A Primer on Varoius Rankings Methods

Author’s Note:  This is another piece I’m moving over from elsewhere.  I cut down a lot of the dated info to just the bare-bones description of various rankings systems.

For those of you that are familiar with advanced stats, this will be old hat, but for those that aren’t, one of the best ways to track the general skill of a team is through shot attempts (shots on goal + missed shots + shots taken that get blocked) versus the opponents’ shot attempts.  Generally the team that takes more shots is controlling more of the play and is better at hockey.  It’s not an exact science, and it may be less useful at the NCAA level where there is a wider gap between the best and worst players (and teams), but it’s a fairly accurate predictive stat.

Unfortunately, so far as I can tell, only shots on goal are recorded in Women’s hockey so that limits things a bit, but they can still be used to get a general idea of who’s controlling play and by how much.  I called this stat Shots Percentage, or S%.

Of course NCAA hockey teams only play a handful of teams outside their conference, so one team’s S% is not necessarily usefully compared to another’s.  I sought to correct this by determining the quality of their opponents (Opponents Shots Allowed Percentage or Opp SA%) and taking the difference between the two numbers, with positive numbers being good (a team performed better than average vs. their opponents) and negative numbers being bad.  To give an example:

Quinnipiac outshoots their opponents 40-10 every game.  Their S% is therefore 80% (40 shots taken divided by 50 total shots).  This seems like a good thing, but when we look at Quinnipiac’s opponents we find that they were outshot 40-10 every single game.  So their OPP SA% is 1 minus (10 divided by 50) or also 80%.  Quinnipiac’s 40-10 performance isn’t exemplary considering the quality of their opponents (everyone outshoots them 40-10), it’s merely average so their Relative Shots Percentage (Rel S%) is 80%-80% or 0%.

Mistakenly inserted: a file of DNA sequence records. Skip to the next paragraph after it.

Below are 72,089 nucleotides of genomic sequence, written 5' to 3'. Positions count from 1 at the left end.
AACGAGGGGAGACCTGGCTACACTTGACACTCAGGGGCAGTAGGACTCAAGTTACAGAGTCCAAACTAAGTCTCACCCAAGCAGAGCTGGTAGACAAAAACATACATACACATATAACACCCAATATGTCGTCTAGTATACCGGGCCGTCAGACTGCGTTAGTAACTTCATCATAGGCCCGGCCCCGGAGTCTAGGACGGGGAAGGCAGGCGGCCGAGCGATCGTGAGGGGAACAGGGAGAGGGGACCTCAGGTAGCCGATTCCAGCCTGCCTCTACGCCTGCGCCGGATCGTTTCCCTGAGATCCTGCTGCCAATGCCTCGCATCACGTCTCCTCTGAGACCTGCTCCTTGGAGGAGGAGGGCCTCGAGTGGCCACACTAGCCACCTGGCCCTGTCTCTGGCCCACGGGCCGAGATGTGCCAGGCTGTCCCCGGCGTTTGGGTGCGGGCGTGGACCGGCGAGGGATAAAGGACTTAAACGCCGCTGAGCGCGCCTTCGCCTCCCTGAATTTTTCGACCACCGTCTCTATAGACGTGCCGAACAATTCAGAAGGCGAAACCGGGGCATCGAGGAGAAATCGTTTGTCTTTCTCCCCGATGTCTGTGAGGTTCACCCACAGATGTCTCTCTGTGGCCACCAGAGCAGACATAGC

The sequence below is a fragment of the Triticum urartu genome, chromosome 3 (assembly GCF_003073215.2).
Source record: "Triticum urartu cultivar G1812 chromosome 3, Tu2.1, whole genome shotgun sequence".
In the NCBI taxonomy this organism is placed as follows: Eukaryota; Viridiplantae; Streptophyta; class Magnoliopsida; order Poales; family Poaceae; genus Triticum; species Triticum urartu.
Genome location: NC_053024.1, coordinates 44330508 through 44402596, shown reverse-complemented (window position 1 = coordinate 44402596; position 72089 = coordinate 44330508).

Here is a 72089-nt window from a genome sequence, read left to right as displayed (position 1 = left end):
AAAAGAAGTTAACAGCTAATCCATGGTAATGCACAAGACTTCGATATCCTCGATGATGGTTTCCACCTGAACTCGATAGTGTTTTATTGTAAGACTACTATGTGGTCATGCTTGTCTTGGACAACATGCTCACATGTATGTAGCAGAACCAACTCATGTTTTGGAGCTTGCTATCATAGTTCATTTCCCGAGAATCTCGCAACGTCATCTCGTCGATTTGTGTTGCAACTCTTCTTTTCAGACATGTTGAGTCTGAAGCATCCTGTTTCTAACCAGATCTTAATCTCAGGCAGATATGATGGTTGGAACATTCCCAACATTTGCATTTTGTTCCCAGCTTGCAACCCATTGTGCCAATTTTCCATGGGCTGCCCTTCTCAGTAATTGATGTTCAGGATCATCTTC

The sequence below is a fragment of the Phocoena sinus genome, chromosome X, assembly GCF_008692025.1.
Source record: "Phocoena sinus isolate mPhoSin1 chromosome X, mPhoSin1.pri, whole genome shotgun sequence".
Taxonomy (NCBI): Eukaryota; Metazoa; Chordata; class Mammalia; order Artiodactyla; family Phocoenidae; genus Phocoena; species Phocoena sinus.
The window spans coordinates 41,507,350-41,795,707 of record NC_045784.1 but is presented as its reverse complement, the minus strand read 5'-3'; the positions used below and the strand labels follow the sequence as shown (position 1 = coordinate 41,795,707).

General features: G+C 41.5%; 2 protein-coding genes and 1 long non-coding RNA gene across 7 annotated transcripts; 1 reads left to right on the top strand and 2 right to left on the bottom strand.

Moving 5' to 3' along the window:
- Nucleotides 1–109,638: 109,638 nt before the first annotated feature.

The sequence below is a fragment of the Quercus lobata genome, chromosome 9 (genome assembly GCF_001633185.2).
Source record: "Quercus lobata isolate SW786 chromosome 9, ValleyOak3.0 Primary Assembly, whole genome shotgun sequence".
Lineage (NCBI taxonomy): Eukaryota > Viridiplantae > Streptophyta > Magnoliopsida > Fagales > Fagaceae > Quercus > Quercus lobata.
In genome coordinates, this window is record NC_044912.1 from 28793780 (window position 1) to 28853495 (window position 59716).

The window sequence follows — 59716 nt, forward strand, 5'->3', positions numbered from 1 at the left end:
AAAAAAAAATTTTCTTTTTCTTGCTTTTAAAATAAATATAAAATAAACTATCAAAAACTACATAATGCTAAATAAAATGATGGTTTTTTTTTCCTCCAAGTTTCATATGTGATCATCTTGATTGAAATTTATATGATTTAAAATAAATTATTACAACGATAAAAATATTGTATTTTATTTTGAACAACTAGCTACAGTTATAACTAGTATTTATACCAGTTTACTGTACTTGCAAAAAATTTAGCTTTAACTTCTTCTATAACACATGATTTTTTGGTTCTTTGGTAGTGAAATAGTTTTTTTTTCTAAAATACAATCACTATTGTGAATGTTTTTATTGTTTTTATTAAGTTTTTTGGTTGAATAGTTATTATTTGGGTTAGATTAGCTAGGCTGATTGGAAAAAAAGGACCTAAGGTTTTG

To see how teams fared against the best opponents, I did the same calculation for every team only considering opponents that had a positive shot differential or a S% above 50%.

Womens Hockey Stats

Rel S% is in yellow because that’s what I chose to sort by.  The top 10 teams in each category are in green and the bottom 10 are in red.  When I compile my weekly rankings I sum each team’s ranking in the following categories:

  • Overall winning percentage (pct)
  • Percentage of shots taken (S%) – (Editor’s Note – This is essentially the best imitator of Corsi %.  I’m told that shot attempts (Shots on goal plus missed shots plus shots taken that get blocked) are recorded but that data is not available anywhere.) 
  • Percentage of shots taken relative to Opponents’ S% (Rel S%)
  • S% versus teams with an S% of 50% or more
  • Rel S% versus teams with an S% of 50 or more
  • Shooting Percentage (Sht%)
  • Save Percentage (Sv%)

USCHO Poll:

The USCHO Poll is exactly what it sounds like, the USCHO writers vote, those votes are summed, and the teams are ranked accordingly.

The Pairwise Rankings:

“…compares teams with an RPI over .500 (Teams Under Consideration or TUC per the NCAA Women’s Division I ice hockey championship manual), judging them by these criteria: record against common opponents, record against teams under consideration, head to head competition, and the Ratings Percentage Index (RPI).

For each comparison won, a team receives one point. The final PWR ranking is based on the number of points (comparisons) won against teams under consideration. Ties are settled by the RPI.”

RPI Rankings:

The Ratings Percentage Index is one tool used to select teams for the national collegiate ice hockey tournament. Only results from games between Division I and II teams are used. Factors involved are 1) the team’s winning percentage; 2) the average winning percentage of the team’s opponents; and 3) the average winning percentage of the team’s opponents’ opponents. These factors are multiplied by 30%, 24%, and 46% respectively.

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About Alex

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